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How climate awareness influences farmers’ adaptation decisions in Central America?

by Sousa, Kauê Feitosa Dias de; Casanoves, Fernando; Sellare, Jorge; Ospina, Alejandra; Suchini Ramírez, José G; Aguilar, Amílcar; Mercado, Leida.
Type: materialTypeLabelBookPublisher: El Sevier 2018Online Resources: Click here to access online | https://doi.org/10.1016/j.jrurstud.2018.09.018 Summary: Central America is one of the regions with the highest vulnerability to climate change, with negative effects projected to affect its economy and food security. To address this issue, an integrative farm management approach such as Climate-Smart Agriculture can help reorient agricultural practices towards climate adaptation and food security. Past studies have shown that several factors can either hinder or encourage the adoptions of Climate-Smart practices, including subjective expectations and perceptions. Building on this literature, we analyze farmers' climate awareness and their perceptions regarding the change in climate patterns as well as their choices of farming practices to adapt to these changes. We show that reforestation was the preferred adaptation strategy among interviewed farmers and that educational profiles and the size of landholdings drive the adoption of this and other practices. Soil management and introduction of new crops are preferred by literate farms with large farmlands, whereas illiterate farmers with smaller farmland tend to move towards farm intensification with an increase in the utilization of external inputs. Our findings provide evidence to support the design of capacity development interventions targeting specific groups of farmers according to their main crop and education profile.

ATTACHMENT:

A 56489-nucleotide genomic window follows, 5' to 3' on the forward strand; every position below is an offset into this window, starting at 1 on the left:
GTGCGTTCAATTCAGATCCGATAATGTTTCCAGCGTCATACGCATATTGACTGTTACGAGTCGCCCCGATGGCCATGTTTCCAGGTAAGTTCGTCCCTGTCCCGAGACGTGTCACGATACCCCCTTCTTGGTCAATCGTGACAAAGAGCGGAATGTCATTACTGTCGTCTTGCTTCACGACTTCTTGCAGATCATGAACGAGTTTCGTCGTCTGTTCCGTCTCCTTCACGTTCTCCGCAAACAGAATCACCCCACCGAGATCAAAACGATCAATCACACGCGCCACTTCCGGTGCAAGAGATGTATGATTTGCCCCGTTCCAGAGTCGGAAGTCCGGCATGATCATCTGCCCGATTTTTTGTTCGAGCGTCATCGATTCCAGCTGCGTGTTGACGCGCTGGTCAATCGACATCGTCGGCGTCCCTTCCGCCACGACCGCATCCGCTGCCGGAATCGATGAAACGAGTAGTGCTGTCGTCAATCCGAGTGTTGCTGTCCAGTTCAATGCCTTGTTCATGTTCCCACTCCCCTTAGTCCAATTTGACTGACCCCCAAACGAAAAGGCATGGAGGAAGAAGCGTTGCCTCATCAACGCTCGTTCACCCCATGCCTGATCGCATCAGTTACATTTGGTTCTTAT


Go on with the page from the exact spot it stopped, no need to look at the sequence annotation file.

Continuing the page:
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Central America is one of the regions with the highest vulnerability to climate change, with negative effects
projected to affect its economy and food security. To address this issue, an integrative farm management approach
such as Climate-Smart Agriculture can help reorient agricultural practices towards climate adaptation
and food security. Past studies have shown that several factors can either hinder or encourage the adoptions of
Climate-Smart practices, including subjective expectations and perceptions. Building on this literature, we
analyze farmers' climate awareness and their perceptions regarding the change in climate patterns as well as
their choices of farming practices to adapt to these changes. We show that reforestation was the preferred
adaptation strategy among interviewed farmers and that educational profiles and the size of landholdings drive
the adoption of this and other practices. Soil management and introduction of new crops are preferred by literate
farms with large farmlands, whereas illiterate farmers with smaller farmland tend to move towards farm intensification
with an increase in the utilization of external inputs. Our findings provide evidence to support the
design of capacity development interventions targeting specific groups of farmers according to their main crop
and education profile.

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